Personalized Network Modeling of the Pan-Cancer Patient and Cell Line Interactome
Purpose: Personalized network inference on diverse clinical and in vitro model systems across cancer types can be used to delineate specific regulatory mechanisms, uncover drug targets and pathways, and develop individualized predictive models in cancer. Datasets and methods: We developed TransPRECISE, a multi-scale Bayesian network modeling framework, to analyze the pan-cancer patient and cell line interactome to identify differential and conserved intra-pathway activities, globally assess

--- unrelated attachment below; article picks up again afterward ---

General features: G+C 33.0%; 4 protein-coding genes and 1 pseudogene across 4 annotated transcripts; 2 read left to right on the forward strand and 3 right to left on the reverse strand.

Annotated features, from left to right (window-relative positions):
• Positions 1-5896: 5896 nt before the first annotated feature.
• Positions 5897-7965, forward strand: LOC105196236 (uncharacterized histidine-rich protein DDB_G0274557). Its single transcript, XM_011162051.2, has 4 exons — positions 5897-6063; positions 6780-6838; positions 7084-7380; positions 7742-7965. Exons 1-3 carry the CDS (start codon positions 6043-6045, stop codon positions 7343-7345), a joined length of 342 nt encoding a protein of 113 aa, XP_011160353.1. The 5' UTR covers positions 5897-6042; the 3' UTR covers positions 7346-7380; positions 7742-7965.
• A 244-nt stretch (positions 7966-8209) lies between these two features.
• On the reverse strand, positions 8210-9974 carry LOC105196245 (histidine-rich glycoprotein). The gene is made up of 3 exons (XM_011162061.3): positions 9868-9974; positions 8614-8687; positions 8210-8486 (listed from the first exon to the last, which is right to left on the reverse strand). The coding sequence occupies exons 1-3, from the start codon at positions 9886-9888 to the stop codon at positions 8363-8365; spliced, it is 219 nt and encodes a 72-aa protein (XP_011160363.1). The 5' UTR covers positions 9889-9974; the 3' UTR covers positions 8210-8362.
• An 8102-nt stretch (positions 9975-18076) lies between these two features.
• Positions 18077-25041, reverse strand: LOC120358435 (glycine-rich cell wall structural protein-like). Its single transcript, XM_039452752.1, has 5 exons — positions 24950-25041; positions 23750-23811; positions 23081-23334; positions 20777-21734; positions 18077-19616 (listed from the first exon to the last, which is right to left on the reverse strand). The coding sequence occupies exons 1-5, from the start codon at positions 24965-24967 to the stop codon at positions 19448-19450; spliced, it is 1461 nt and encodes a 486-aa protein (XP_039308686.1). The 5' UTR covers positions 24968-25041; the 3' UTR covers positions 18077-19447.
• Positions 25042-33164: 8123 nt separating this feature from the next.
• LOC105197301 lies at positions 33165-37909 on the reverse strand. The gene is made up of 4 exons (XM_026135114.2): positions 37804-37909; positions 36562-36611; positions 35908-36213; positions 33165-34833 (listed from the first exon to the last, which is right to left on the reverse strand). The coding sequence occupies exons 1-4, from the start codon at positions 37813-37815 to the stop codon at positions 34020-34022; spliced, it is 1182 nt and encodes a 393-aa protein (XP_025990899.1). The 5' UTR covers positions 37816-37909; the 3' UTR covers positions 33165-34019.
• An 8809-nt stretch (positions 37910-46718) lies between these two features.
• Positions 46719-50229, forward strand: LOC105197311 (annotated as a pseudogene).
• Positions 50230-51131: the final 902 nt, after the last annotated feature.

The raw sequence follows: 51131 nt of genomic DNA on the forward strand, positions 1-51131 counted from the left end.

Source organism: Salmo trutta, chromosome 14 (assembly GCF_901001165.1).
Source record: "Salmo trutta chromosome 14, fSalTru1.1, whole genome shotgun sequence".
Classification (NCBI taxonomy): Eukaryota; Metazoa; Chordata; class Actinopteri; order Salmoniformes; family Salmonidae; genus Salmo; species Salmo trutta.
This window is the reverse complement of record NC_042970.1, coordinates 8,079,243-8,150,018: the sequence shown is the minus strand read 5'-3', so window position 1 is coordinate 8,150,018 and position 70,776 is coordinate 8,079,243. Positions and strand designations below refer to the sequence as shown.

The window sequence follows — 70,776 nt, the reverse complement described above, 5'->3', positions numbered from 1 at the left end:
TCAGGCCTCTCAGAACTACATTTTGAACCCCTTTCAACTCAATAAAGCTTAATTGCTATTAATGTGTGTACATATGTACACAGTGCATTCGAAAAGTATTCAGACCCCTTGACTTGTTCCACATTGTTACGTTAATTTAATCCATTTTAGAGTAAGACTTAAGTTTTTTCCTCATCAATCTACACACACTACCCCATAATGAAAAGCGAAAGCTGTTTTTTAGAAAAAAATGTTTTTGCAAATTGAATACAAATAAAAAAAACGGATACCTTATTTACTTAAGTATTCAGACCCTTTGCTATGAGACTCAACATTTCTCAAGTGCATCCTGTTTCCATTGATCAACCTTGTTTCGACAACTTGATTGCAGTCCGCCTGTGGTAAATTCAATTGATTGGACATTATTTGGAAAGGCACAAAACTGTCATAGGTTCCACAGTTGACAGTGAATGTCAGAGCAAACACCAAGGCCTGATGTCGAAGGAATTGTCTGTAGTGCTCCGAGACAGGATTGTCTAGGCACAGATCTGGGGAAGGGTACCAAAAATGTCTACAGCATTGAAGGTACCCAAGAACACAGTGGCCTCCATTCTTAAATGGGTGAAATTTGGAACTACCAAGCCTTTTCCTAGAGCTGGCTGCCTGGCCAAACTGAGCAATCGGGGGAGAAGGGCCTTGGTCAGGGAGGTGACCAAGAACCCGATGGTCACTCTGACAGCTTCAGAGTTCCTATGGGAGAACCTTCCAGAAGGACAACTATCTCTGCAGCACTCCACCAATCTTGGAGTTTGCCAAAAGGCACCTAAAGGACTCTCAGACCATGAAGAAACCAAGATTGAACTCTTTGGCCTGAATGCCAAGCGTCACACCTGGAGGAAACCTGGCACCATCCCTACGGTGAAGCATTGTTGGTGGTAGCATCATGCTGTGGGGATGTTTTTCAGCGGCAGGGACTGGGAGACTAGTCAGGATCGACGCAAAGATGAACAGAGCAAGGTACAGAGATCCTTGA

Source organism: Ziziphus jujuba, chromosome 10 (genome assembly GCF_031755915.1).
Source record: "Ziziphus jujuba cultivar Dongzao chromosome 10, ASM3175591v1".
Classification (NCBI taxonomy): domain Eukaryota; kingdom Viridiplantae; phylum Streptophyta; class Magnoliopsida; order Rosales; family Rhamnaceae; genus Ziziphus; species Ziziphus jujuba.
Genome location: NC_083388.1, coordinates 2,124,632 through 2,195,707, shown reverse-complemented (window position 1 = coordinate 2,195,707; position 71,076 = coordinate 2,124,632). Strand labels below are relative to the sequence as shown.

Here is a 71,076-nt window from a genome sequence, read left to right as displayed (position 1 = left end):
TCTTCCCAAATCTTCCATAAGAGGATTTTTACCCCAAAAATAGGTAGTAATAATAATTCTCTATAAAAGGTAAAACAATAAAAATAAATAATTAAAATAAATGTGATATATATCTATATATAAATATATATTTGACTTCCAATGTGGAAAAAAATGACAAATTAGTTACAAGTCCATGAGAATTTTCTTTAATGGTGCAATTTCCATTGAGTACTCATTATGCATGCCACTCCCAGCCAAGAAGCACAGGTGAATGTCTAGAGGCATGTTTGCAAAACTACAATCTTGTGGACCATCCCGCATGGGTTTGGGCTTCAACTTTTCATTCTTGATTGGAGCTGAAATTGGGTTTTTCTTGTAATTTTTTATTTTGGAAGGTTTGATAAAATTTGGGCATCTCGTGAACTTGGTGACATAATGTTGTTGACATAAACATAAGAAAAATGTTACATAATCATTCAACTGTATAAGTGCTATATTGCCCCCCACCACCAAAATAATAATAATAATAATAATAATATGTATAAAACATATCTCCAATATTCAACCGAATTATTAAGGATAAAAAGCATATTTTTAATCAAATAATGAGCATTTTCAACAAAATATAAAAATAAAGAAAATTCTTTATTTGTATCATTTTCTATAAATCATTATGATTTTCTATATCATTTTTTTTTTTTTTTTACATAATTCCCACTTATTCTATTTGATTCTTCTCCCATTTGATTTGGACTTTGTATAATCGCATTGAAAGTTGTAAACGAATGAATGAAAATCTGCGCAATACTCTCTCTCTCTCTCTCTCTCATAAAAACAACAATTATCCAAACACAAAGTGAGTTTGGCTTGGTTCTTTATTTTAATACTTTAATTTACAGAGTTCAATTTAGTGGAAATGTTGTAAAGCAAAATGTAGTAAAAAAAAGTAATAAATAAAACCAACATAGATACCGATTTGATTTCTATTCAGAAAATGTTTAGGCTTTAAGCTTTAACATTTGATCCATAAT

... globally assess cell lines as representative models for patients and develop drug sensitivity prediction models. We assessed pan-cancer pathway activities for a large cohort of patient samples (>7700) from The Cancer Proteome Atlas across 30+ tumor types and a set of 640 cancer cell lines from the M.D. Anderson Cell Lines Project spanning 16 lineages, and 250+ cell lines' response to >400 drugs. Results: TransPRECISE captured differential and conserved proteomic network topologies and pathway circuitry between multiple patient and cell line lineages: ovarian and kidney cancers shared high levels of connectivity in the hormone receptor and receptor tyrosine kinase pathways, respectively, between the two model systems. Our tumor stratification approach found distinct clinical subtypes of the patients represented by different sets of cell lines: head and neck patient tumors were classified into two different subtypes that are represented by head and neck and esophagus cell lines, and had different prognostic patterns (456 vs. 654 days of median overall survival; P=0.02). The TransPRECISE-based sample-specific pathway scores achieved high predictive accuracy for drug sensitivities in cell lines across multiple drugs (median AUC >0.8). Conclusion: Our study provides a generalizable analytical framework to assess the translational potential of preclinical model systems and guide pathway-based personalized medical decision-making, integrating genomic and molecular data across model systems.